Stegzy's Music Project

A commentary on Stegzy's album collection

Jardin D’Eden – Arom [#647]

Album Cover Back before the great internet download free for all of the early noughties and way before iTunes, Amazon Prime and Spotify, pioneers of the internet created diverse websites which fostered creativity instead of stifling it. One such groundbreaking website was called Peoplesound which encouraged and facilitated unsigned bands to release their music through the site who would curate and aggregate their works to potentially new fans.

For many bands this would be their first foothold into the world of music, indeed, a number of former Peoplesound artists went on to be hugely popular for example Sugarplum Fairies to name one. But more on Peoplesound in the future.

One of the Peoplesound artists I fell for was a french group called Arom. Now, if you’re ever thinking of starting a band, can I suggest that you use a word or phrase that is Googleable because Arom brings up all sorts of results, very few if any, relate to the band Arom. Or, for that matter, the band Arom I’m writing about, as it appears there have been several other bands with the same name.

The particular itteration of Arom we’re interested in today is one, possibly from France, maybe Canada or Belgium,  who have a bit of a “Bjork meets Portishead” sound. I actually have two versions of the album – the Peoplesound EP and the official album which is available on Apple Music.

The Peoplesound EP (2000ish) features 5 tracks, 3 of which, after much post-production, made their way to the official album (2007) which features 11 tracks – all of which have been heavily processed and, in my opinion, have lost the haunting focus of the EP.

Jardin d’Eden by Arom is available on Apple Music and Amazon

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Formica Blues – Mono [#491]

Mono_Formica_Blues_album_coverYears ago, before it was ruined by Spotify I used Last.FM to stream my music. Using Liverpool University’s superfast internet connection, at a time when to most scousers the word “Broadband” met something to do with being fat, I would stream new music, scribble down those I liked and then try and download it all buy it legitimately.

Back in those early days, the algorithm used by such sites couldn’t cope with my eclectic music tastes and would regularly throw a spaz or start playing stuff it thought “I should like”. One such band was Mono which, it turned out, I actually liked.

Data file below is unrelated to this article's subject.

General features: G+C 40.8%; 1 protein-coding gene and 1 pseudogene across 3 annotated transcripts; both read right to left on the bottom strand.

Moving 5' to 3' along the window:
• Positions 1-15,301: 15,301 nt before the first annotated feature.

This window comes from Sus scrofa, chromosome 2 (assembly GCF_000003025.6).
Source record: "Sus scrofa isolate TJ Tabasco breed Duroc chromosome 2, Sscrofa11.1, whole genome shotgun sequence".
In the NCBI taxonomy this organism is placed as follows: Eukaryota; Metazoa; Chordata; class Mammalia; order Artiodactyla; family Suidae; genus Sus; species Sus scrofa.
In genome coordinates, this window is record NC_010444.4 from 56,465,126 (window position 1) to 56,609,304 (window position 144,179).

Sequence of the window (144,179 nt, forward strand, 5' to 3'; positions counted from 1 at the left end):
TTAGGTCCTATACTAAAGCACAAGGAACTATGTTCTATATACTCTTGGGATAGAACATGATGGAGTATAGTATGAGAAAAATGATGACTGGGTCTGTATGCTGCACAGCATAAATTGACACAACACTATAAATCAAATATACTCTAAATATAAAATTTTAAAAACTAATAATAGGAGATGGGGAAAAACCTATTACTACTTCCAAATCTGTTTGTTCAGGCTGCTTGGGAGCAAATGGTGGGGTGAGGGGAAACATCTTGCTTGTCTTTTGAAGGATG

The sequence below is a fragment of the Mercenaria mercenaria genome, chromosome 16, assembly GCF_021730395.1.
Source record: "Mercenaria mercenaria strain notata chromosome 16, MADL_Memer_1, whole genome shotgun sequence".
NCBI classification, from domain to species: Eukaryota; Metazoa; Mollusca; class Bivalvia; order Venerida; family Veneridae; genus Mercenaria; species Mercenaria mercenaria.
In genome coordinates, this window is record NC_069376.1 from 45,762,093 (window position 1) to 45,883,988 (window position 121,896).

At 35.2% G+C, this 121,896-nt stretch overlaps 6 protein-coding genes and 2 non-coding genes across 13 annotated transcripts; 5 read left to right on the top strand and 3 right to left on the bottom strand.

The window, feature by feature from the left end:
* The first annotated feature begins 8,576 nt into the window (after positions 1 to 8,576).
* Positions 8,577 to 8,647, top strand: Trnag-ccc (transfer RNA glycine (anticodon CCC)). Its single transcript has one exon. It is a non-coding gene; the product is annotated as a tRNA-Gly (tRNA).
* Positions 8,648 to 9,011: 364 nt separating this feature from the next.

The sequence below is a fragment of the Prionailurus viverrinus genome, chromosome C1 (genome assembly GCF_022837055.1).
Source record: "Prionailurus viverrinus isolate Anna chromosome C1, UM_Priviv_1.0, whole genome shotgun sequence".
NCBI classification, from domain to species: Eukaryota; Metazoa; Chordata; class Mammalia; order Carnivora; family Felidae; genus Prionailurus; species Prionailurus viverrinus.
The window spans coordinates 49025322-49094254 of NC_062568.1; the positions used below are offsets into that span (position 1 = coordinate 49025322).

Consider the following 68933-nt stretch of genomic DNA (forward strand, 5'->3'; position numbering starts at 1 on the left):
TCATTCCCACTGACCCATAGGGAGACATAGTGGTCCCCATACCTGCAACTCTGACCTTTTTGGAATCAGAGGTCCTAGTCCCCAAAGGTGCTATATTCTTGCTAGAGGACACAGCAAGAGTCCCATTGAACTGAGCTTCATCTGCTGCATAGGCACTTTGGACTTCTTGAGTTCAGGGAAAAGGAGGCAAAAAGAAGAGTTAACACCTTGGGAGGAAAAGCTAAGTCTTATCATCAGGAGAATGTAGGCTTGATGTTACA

Mono were a British band whose appearance on the world stage was brief and shared only by a few in the know. THE ultimate nineties/noughties hipster band. Many hipsters will know only of Mono through the inclusion of  Life in Mono on the soundtrack of the fabulous 1999 film Great Expectations and other might know them because they were related some how. But I know them because technology said to me I wasn’t cool or hip enough to know them before anyone else.

Formica Blues is one of my most favourite albums. It crosses many genre boundaries whilst also paying homage to both John Barry and Lulu. Much akin to Sneaker Pimps, Portishead and Massive Attack, Mono fall neatly into the Triphop genre but with only one, highly acclaimed but hardly known album under their wing, the band disbanded in 2000;  Lead singer, Siobhan de Mare, later working with Cocteau Twin, Robin Guthrie.


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Forever Faithless: Greatest Hits – Faithless [#490]

Forever_Faithless_–_The_Greatest_Hits At this point, anyone who knows me personally will no doubt be thinking “Hang on, Dance/Trip hop? Isn’t Stegzy a hairy die hard Prog fan?”. Indeed, but sometimes, with every record collection, you find a “loved genre” busting album or band.  Faithless are one of those bands.

Please don’t think I’ve gone and burnt my Yes t-shirt or thrown out my Roger Dean posters, far from it. I liked a couple of songs by Faithless. Happy cheery dance numbers with a dark and foreboding political message for the youth of the day, which, no doubt, was lost on many. I liked those songs sufficiently to try a few of Faithless’ other albums, this one and Back to Mine.

I left it there. My two favourite songs appeared on the album, Insomnia and Mass Destruction but the other songs were a little bit too beyond my cultural tastes. While similar to Massive Attack in some respects, the later dance tracks take me out of my cultural safety zone. A prime example of when getting a greatest hits album will give you a good idea of whether or not you’ll like a band’s other works too.

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